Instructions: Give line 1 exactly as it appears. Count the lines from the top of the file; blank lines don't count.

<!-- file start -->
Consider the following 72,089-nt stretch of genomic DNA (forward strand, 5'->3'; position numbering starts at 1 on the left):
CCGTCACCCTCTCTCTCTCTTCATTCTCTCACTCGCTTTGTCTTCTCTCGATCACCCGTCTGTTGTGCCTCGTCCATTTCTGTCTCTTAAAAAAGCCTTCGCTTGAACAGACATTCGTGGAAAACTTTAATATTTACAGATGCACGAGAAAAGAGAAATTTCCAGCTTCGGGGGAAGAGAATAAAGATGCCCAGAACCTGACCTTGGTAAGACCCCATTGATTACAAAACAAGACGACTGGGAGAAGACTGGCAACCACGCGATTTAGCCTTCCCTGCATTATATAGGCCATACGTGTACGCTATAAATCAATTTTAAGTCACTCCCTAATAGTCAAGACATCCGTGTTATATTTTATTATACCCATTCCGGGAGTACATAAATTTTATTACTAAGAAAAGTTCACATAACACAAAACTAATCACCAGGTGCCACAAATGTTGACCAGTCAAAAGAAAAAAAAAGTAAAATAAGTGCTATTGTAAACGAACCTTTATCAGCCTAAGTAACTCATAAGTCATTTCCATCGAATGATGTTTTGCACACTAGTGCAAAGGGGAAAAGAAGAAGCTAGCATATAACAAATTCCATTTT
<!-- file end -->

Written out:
Consider the following 72,089-nt stretch of genomic DNA (forward strand, 5'->3'; position numbering starts at 1 on the left):